Westlake Adding New Sales Tax | Additional 0.75 Percent Tax Will Be Used To Pay for More Paver Bricks to Replace Asphalt


DATE: 06/28/214


The south parking lot at Westlake Shopping Center was resurfaced in 2010 with semi-permeable pavers and dividers planted with prairie plants, all designed to stem water runoff normally associated with paved parking lots.

PEORIA — Paying an additional 80 or so cents for a $108 microphone doesn’t necessarily bother Jeremy Bracken.

Paying an additional tax for a purchase at Westlake Shopping Center is more troublesome in principle.

“It’s such a small amount. But that doesn’t mean it’s right,” Bracken said recently as he exited a music store located in the Northwest Peoria plaza, boxed microphone and receipt in hand.

“There’s a lot of things that we pay an extra 80 cents for here,an extra 80 cents for there,” the Metamora resident said. “If you do a lot of small increases, it isn’t a big deal.

“But look at gas. Remember when it was cheap? It went up, and it’s not a big deal. Now it’s four or five dollars (a gallon). At that point, it’s too late.”

After Aug. 1, it’ll be too late to save those extra pennies on many Westlake purchases. That’s when most stores in the shopping center will begin to charge a 0.75 percent sales tax in addition to the 8.25 percent Peoria standard.

The new tax, which the City Council approved Tuesday night, would add 7.5 cents to a $10 purchase. Groceries are exempt.

Tax revenues are to repay a $2 million loan for paver bricks that are to replace asphalt in the northern portion of the Westlake parking lot, according to city officials. Work is to begin next month. Excess tax revenue is to fund capital improvements and maintenance of common areas.

Cohen Development Co. President Les Cohen pauses Thursday before information displaying the value of the pavers used in the parking lot for visitors to Westlake Shopping Center. The Peoria City Council on Tuesday approved a 0.75 percent sales tax addition for most stores at the shopping center, a portion of which will be used to repay a $2 million loan paying for completion of the north parking lot with semi-permeable pavers. While the process of installing the pavers is initially more expensive, Cohen expects to provide savings for store owners in a longer life expectancy for the materials.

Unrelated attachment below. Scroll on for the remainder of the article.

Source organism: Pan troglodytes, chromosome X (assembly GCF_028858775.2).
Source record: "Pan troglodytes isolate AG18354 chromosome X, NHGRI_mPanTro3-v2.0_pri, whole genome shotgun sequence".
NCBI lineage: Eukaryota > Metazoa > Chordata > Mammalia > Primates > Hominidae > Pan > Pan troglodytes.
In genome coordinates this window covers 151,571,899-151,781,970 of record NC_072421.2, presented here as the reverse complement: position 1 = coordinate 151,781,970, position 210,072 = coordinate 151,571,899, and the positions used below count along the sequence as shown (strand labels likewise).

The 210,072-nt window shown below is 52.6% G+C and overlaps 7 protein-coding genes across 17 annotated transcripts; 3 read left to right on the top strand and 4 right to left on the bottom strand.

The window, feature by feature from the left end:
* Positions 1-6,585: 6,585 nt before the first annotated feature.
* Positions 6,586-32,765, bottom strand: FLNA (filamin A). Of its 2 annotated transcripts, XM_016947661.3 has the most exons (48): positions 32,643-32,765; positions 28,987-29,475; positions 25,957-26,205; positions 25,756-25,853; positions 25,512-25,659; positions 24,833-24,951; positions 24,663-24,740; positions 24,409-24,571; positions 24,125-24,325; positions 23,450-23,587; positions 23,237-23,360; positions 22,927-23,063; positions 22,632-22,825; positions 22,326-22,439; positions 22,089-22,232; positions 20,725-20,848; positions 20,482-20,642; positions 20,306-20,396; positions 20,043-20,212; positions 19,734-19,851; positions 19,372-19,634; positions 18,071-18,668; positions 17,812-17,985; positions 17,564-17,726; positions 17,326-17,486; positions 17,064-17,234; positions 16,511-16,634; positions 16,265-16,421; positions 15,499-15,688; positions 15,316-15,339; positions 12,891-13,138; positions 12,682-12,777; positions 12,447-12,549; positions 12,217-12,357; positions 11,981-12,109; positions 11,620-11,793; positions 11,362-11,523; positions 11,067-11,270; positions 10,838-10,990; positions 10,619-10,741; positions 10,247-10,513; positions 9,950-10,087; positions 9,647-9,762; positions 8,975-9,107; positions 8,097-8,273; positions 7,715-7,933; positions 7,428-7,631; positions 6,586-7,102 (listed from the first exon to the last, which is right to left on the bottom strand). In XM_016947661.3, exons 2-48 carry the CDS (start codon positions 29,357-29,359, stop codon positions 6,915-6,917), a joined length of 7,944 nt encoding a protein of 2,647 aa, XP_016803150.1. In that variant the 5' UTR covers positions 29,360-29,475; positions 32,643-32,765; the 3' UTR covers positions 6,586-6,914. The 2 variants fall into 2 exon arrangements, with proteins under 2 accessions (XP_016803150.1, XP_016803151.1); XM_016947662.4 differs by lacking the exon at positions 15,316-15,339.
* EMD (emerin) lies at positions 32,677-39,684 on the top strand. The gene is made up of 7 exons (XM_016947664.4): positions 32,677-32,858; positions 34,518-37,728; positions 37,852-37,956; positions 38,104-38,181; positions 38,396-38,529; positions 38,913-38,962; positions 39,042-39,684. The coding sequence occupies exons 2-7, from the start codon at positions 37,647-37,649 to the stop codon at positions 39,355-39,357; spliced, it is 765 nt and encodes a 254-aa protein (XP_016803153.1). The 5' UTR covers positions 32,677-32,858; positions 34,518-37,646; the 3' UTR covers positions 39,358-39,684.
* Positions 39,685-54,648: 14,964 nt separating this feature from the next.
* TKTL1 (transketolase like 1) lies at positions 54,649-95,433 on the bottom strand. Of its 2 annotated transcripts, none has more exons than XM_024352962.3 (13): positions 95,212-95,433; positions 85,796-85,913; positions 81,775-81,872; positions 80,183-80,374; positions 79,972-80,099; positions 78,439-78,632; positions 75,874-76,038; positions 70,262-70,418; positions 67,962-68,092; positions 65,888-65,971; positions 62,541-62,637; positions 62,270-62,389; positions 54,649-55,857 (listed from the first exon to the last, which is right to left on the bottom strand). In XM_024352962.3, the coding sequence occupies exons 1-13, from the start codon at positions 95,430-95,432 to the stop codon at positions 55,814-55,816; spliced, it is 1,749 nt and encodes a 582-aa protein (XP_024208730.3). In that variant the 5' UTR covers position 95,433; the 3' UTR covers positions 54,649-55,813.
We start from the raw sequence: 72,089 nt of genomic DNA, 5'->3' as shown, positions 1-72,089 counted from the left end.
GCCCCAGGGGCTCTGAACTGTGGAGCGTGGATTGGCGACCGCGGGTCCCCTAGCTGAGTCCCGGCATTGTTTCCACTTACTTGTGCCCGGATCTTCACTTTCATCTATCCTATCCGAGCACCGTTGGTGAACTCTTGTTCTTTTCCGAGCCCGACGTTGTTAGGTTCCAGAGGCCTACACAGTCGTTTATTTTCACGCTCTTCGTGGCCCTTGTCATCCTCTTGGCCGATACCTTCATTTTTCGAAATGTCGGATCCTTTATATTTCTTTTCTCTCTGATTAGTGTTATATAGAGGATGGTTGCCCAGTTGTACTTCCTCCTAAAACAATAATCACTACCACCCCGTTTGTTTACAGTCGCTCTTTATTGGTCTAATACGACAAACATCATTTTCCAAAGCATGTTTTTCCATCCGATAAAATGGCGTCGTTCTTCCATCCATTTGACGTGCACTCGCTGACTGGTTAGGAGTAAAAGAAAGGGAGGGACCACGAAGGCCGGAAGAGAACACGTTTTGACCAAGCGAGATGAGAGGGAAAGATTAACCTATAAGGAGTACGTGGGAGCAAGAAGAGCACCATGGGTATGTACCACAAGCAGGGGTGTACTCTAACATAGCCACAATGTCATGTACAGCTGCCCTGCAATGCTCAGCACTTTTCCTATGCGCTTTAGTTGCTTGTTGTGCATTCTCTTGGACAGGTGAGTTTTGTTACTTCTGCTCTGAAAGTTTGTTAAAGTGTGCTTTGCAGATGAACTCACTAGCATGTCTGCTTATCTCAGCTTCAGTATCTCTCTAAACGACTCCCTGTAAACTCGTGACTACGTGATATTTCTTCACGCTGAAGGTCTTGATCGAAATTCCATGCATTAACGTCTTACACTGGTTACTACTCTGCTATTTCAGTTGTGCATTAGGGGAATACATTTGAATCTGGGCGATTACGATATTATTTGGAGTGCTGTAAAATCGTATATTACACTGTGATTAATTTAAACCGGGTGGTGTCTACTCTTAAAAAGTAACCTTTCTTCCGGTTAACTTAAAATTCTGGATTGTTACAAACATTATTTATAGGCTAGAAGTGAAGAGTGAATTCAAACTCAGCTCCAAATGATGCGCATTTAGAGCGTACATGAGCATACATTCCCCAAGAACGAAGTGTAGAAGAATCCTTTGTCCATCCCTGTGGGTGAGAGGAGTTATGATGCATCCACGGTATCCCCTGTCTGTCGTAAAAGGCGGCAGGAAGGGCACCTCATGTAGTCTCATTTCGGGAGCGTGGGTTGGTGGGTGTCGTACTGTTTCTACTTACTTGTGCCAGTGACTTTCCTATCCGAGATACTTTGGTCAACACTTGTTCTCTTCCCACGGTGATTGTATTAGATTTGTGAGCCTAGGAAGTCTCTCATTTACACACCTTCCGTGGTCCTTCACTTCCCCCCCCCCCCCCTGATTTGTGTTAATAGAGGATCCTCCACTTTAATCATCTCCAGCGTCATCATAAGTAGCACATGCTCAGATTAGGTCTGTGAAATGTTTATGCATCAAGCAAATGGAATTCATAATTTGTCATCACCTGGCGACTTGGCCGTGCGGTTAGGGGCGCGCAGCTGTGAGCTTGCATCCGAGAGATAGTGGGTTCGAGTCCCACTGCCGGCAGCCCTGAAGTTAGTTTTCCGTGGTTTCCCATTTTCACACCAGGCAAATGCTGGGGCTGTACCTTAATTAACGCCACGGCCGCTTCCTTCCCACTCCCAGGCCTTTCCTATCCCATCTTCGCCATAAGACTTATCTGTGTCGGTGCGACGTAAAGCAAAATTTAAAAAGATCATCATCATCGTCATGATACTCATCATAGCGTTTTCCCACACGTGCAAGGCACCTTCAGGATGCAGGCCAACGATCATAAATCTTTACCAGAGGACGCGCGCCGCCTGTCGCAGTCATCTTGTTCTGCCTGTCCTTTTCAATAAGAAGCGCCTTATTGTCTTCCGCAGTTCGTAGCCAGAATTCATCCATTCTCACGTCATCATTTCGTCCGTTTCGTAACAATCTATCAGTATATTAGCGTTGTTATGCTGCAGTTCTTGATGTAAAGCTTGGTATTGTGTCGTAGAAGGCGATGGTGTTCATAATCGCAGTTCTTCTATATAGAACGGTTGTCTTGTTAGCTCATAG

“That’s a lot of money to do a parking lot, but that’s because of the special type of construction, special type of landscaping and the special type of configuration that goes into doing that,” Westlake attorney Bob Hall said.

In 2010, pavers were laid in the southern portion of the parking lot. An additional Westlake property tax was levied to pay for that. But the tax is becoming a burden on tenants, Hall said.

Pavers cost more than asphalt but last longer and are more pleasing aesthetically, according to Hall.

“We think there’s (enough of) an ambience and shopping environment at Westlake that this isn’t going to bother people,” Hall said about the tax.

The renovations have helped revitalize Westlake over the past six years, according to Hall. In 2009, the shopping center accounted for about $300,000 in city sales taxes, he said. This year, that figure is expected to be about $1 million.

“There are new tenants that are in that shopping center that we did not have in Peoria before,” City Manager Patrick Urich said.

The Westlake overseer, Cohen Development Co. of Peoria, is able to assess taxes through city creation of a special service area, which in this case is limited to the shopping center. SSAs allow taxes to be raised and spent, usually on infrastructure upgrades, in targeted areas of a municipality.

“These are quasi-public improvements,” developer Les Cohen said. “We’re not getting any money out of this.”

SSAs also are to fund part of the cost of the proposed Louisville Slugger Sports Complex in Northwest Peoria.

Westlake is the only shopping district in Peoria to form an SSA, Urich said. Some council members expressed concern this might lead to a rash of self-taxing shopping areas that could make it difficult for the city to increase its overall sales tax, if needed.

“We are setting ourselves up for a public-policy disaster,” at-large Councilman Ryan Spain said.

A city policy tailored to such SSAs is likely to be considered next month, Urich said. It, as well as the concept Westlake is using to pay for infrastructure, might not be tailored enough to suit Bracken.

“When it comes to taxing the community on stuff, I just feel like we have a lot more issues we can spend our money on, like maybe potholes, than spending money on this,” he said.